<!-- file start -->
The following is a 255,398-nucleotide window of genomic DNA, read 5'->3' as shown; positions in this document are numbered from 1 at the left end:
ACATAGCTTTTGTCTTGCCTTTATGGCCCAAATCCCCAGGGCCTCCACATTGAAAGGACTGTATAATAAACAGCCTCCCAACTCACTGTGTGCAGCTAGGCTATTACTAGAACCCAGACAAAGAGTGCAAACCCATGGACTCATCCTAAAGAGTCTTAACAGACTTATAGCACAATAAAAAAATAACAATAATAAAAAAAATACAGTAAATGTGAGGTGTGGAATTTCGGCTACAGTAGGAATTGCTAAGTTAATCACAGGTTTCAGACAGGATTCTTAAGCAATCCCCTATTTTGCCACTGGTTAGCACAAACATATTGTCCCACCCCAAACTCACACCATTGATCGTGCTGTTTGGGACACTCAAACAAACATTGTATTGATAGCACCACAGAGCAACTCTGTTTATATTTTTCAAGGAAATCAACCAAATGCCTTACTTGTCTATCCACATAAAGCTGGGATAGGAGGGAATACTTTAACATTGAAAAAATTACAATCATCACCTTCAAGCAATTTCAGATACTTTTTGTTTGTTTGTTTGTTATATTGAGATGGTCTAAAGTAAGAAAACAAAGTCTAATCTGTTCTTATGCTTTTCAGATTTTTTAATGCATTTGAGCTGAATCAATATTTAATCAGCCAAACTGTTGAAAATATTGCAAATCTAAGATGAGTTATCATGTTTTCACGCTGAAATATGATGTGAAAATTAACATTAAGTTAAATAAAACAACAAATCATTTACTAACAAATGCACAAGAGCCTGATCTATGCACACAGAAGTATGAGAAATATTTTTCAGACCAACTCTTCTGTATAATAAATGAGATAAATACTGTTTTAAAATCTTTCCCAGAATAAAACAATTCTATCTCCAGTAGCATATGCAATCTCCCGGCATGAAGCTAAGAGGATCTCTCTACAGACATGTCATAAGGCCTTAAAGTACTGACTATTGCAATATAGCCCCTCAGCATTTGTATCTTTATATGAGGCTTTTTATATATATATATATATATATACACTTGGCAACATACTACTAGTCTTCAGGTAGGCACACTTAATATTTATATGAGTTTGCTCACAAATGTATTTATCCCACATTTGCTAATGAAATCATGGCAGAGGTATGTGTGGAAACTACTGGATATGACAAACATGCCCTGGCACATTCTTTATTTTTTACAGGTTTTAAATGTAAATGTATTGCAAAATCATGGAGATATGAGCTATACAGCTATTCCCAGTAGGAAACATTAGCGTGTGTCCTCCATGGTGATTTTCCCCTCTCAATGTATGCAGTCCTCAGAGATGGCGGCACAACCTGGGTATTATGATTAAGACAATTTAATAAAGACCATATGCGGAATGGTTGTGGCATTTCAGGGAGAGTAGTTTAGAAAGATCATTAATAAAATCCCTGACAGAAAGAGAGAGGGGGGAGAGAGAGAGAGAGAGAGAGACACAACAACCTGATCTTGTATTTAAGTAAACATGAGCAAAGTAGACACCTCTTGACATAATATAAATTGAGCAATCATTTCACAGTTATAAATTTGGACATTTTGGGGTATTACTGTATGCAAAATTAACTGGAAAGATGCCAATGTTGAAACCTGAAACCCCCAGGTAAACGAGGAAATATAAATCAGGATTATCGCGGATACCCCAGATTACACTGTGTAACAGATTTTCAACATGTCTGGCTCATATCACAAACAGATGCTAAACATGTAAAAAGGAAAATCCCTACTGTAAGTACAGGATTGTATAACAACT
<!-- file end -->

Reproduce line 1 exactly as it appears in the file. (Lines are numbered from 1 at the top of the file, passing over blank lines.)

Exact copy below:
The following is a 255,398-nucleotide window of genomic DNA, read 5'->3' as shown; positions in this document are numbered from 1 at the left end: